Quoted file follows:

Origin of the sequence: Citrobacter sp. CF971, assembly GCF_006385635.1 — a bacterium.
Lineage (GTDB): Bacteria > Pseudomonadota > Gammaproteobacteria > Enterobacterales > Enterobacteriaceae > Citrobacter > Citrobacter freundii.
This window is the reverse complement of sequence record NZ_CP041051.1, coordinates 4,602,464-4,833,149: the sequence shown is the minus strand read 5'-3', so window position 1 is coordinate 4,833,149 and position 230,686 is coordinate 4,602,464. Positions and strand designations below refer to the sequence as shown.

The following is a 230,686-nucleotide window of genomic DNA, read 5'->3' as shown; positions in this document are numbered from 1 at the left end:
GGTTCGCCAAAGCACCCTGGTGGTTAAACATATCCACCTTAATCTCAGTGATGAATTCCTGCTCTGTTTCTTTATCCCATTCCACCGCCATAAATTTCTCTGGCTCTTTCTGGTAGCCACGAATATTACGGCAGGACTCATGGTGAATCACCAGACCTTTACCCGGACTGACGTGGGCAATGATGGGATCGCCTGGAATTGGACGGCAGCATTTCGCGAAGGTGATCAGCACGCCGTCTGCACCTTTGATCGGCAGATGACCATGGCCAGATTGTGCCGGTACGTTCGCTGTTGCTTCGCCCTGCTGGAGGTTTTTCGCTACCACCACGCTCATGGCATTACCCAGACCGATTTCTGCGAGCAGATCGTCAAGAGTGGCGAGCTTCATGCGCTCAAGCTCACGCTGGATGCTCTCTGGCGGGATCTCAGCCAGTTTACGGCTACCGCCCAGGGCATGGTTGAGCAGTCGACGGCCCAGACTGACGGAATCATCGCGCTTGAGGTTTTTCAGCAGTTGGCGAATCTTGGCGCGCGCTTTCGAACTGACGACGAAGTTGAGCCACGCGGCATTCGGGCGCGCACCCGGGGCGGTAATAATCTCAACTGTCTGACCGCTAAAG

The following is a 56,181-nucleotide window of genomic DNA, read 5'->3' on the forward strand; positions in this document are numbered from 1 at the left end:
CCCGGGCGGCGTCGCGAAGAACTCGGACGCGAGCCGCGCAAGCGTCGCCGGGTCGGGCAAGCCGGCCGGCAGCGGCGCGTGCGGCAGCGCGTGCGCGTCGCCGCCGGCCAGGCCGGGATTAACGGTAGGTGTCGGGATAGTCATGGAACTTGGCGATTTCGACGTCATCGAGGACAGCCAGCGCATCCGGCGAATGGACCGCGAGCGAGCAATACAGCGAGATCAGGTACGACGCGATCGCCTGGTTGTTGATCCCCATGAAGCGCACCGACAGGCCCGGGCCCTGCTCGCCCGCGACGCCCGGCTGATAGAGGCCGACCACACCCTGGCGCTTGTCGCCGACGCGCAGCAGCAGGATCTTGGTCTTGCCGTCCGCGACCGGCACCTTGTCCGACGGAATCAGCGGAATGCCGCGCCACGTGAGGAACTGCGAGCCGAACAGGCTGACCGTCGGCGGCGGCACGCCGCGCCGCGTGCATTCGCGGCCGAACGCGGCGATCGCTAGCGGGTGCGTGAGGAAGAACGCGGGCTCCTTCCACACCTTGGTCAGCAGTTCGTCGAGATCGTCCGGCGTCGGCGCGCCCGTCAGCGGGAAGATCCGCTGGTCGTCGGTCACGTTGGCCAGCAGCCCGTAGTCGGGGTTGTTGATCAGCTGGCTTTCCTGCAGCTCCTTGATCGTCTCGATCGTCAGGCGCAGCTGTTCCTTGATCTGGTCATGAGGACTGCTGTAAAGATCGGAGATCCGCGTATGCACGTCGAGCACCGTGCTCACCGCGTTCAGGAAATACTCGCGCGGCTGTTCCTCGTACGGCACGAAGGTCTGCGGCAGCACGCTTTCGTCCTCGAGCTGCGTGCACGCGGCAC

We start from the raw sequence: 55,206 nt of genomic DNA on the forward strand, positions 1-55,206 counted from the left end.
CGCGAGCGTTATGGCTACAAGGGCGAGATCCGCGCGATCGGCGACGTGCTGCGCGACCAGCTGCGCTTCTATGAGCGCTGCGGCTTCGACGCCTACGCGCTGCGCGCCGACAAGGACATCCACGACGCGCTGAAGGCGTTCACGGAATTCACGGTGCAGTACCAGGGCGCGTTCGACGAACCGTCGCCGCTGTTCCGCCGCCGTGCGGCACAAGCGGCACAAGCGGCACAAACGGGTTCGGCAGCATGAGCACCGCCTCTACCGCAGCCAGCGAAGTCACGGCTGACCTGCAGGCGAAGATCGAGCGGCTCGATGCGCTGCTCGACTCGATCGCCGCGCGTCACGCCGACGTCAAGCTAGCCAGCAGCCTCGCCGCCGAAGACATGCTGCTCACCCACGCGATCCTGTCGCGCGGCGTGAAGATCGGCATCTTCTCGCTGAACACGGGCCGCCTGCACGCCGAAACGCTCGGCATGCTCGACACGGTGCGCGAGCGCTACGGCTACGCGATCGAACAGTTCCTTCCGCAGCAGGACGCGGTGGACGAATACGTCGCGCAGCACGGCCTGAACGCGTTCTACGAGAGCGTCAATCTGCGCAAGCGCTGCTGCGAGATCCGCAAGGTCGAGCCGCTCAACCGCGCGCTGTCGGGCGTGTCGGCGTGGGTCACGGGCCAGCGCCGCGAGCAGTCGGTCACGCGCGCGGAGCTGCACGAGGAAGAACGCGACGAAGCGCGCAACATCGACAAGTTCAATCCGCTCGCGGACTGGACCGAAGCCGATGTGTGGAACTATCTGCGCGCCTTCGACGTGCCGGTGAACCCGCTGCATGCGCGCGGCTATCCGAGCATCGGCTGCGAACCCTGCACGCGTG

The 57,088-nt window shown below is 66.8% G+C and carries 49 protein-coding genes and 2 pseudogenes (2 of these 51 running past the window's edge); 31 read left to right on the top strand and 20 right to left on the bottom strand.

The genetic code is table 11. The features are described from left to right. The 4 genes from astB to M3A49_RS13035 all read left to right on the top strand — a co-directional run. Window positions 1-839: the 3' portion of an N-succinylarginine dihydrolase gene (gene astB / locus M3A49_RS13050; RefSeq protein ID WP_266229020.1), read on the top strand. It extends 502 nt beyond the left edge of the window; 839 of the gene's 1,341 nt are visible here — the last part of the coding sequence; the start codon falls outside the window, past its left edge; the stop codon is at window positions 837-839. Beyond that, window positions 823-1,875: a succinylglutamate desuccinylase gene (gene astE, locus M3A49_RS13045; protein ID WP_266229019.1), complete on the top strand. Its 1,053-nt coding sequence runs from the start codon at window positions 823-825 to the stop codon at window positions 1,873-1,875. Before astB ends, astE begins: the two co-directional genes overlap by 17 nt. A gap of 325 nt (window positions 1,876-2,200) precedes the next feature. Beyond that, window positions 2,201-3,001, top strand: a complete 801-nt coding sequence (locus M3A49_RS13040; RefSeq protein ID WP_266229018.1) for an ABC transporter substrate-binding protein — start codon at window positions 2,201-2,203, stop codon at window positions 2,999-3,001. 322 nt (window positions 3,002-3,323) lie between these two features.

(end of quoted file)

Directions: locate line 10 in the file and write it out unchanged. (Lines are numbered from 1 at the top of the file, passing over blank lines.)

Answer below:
The 57,088-nt window shown below is 66.8% G+C and carries 49 protein-coding genes and 2 pseudogenes (2 of these 51 running past the window's edge); 31 read left to right on the top strand and 20 right to left on the bottom strand.